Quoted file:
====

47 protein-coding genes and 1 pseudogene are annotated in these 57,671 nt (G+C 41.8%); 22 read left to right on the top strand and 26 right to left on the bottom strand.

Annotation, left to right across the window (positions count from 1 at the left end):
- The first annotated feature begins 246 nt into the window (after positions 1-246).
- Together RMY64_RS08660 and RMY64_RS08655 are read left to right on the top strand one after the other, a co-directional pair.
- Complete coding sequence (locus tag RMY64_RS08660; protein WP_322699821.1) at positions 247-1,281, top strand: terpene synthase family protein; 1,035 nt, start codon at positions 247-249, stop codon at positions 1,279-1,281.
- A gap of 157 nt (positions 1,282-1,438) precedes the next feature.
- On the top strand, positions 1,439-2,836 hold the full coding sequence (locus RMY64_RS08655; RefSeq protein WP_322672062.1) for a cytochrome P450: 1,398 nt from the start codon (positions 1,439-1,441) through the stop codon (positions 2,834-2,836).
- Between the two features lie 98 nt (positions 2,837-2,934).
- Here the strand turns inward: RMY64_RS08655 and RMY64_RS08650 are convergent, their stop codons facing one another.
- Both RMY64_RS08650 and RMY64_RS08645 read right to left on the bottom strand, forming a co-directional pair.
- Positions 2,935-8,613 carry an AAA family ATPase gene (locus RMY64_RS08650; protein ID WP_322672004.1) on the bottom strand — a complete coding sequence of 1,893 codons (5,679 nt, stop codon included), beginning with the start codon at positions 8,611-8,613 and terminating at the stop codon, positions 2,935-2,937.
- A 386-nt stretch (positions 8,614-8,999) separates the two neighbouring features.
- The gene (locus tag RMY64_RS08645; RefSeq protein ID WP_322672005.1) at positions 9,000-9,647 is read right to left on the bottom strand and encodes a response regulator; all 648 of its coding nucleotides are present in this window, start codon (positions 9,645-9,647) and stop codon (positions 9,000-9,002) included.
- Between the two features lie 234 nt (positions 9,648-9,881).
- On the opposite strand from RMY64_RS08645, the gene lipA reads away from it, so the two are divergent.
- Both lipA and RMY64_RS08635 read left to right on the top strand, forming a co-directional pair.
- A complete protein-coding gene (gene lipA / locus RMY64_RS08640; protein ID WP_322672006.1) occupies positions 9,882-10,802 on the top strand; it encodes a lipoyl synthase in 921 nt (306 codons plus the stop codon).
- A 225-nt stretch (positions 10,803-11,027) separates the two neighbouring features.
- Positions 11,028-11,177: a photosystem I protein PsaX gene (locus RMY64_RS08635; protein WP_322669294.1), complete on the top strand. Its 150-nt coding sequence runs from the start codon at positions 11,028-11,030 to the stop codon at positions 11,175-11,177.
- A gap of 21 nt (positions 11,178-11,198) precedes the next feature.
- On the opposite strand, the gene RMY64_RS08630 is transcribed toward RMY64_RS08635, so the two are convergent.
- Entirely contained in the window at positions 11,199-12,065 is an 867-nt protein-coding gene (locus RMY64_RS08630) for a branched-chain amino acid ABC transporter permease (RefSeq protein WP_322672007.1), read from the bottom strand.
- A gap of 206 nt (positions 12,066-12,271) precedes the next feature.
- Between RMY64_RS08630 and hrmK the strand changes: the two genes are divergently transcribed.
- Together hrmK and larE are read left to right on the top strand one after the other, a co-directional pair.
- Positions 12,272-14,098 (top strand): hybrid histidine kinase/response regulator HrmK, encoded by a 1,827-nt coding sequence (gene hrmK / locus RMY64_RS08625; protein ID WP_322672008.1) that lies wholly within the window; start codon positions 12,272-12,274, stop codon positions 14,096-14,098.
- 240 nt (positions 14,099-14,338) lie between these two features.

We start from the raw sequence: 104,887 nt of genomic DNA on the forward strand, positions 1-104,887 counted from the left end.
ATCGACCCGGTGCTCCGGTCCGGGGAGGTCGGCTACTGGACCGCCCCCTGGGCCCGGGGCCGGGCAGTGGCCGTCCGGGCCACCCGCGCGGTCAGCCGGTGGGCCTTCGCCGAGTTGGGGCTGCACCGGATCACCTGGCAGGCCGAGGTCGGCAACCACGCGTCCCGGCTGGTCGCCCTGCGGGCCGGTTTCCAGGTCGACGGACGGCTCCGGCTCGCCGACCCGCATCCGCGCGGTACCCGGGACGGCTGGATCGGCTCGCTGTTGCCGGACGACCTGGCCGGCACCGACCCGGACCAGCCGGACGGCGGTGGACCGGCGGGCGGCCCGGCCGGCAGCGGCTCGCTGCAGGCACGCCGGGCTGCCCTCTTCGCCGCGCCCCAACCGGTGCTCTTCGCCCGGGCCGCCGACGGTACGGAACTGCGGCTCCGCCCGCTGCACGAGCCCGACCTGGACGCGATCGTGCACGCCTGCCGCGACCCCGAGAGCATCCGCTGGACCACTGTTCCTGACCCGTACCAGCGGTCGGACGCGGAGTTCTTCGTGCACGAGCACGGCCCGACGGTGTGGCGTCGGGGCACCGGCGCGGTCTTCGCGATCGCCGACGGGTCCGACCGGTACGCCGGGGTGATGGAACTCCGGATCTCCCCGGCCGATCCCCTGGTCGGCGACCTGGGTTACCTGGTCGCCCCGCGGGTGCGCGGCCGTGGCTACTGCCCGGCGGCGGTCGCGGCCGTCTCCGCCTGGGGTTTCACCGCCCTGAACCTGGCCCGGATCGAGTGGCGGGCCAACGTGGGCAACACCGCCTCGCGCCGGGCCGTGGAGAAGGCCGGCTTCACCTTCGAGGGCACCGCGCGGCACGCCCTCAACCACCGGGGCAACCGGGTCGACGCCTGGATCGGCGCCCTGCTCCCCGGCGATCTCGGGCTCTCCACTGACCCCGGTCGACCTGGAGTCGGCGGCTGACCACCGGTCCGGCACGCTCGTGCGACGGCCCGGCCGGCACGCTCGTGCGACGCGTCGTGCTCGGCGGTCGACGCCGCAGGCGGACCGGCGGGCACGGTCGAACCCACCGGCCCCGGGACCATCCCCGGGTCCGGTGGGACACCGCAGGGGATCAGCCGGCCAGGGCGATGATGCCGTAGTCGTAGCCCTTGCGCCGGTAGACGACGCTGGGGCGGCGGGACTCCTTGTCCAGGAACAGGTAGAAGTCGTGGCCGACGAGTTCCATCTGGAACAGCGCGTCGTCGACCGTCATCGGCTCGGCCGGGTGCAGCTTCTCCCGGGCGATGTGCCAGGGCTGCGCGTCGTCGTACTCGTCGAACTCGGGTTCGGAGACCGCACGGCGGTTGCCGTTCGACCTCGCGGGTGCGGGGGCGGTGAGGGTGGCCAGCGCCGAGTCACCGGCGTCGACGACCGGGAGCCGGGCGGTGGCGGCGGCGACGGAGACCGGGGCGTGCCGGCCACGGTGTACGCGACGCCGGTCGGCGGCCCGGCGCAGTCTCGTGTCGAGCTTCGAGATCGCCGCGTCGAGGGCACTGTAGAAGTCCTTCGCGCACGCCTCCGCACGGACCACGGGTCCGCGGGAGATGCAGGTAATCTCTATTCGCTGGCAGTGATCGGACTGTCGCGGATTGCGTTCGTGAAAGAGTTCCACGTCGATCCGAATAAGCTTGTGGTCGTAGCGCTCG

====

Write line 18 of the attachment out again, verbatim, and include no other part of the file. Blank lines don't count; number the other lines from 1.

- A 225-nt stretch (positions 10,803-11,027) separates the two neighbouring features.